Christianity arrived to the Korean peninsula long before the 19th century, but its miraculous growth really started in the 20th century. By the end of the 1900s, proselytizing Christian missionaries — particularly from the United States — built an estimated 293 schools and 40 universities on the Korean peninsula, including three of South Korea’s most elite universities today. During brutal Japanese rule of the Korean peninsula from 1910 to 1945, many of Korea’s most famous freedom fighters were Christian (so was the father of Kim Il Sung, North Korea’s first leader).

Then, after the Korean War devastated the nation, more Christian missionaries flocked to South Korea to provide aid and to evangelize. Some historians have begun calling the three-decade period from 1961 to 1990 the “the conversion boom.”

But even with a strong Christian foundation going into the 21st century, one of the biggest moments for conservative Christian visibility arrived in 2008 — when Hyundai CEO and devout Protestant Lee Myung-bak was elected as president.

“He represented not only the conservative party, but also the conservative Christians in South Korea. His church got incredibly wealthy and famous, and it was really a bizarre moment,” Kim, the University of Hawai’i professor, said. “The whole Christian landscape in South Korea became really dominated by the conservative right-wing sector. The most powerful and wealthy leaders in South Korea came to be associated with these churches. Perhaps in the late 1990s and early 2000s, we started seeing that big shift.”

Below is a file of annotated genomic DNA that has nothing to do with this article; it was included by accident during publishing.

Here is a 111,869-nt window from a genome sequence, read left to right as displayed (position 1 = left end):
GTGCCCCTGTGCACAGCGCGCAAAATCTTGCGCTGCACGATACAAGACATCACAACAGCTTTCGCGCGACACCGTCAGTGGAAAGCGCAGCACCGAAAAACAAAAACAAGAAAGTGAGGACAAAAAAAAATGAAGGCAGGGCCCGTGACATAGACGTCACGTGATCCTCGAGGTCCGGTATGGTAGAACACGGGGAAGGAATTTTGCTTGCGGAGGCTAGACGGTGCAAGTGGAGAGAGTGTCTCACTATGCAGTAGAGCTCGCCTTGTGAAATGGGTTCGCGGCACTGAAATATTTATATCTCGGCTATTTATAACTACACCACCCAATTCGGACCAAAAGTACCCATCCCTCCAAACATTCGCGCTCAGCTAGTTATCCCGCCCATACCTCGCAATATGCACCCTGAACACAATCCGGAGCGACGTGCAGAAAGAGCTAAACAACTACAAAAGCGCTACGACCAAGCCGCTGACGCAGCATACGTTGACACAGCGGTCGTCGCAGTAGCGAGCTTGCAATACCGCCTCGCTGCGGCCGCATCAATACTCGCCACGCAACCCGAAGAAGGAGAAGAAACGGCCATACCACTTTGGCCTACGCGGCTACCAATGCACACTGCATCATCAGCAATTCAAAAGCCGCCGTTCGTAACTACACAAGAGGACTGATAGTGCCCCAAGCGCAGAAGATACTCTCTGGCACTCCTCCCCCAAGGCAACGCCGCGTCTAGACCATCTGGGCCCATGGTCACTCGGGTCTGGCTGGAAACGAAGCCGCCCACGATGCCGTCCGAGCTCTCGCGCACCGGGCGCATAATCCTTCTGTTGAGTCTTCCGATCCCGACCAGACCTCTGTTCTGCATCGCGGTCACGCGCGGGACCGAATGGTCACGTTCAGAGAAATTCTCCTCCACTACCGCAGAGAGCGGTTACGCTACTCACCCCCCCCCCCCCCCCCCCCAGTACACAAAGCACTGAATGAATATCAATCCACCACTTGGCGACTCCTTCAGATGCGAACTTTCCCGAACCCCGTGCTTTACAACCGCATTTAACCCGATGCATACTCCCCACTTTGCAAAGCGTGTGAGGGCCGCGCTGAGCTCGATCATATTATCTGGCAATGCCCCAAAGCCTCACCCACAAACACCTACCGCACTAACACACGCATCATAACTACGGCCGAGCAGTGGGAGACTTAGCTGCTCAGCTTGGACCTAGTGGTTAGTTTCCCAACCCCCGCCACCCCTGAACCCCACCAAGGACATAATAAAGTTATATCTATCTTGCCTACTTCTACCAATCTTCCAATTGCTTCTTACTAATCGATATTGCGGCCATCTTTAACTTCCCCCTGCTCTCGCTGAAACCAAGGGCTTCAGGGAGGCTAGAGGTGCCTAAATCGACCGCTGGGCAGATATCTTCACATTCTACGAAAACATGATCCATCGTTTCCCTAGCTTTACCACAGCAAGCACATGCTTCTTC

All of this matters for a very simple reason: Religious divisions in South Korea not only complicate the country’s social issues, but also its stance on what to do about North Korea.

“As long as the U.S. is supporting this diplomatic outreach, a lot of the people on the right can’t come out and oppose it openly. The one entity they trust in all of this is the U.S. government,” said Peter Ward, a Seoul-based columnist at NK News and a former researcher at the Asan Institute for Policy Studies.

“But I’m sure they have their misgivings and are worried.”

A version of this story appeared in TIME on April 26, 2018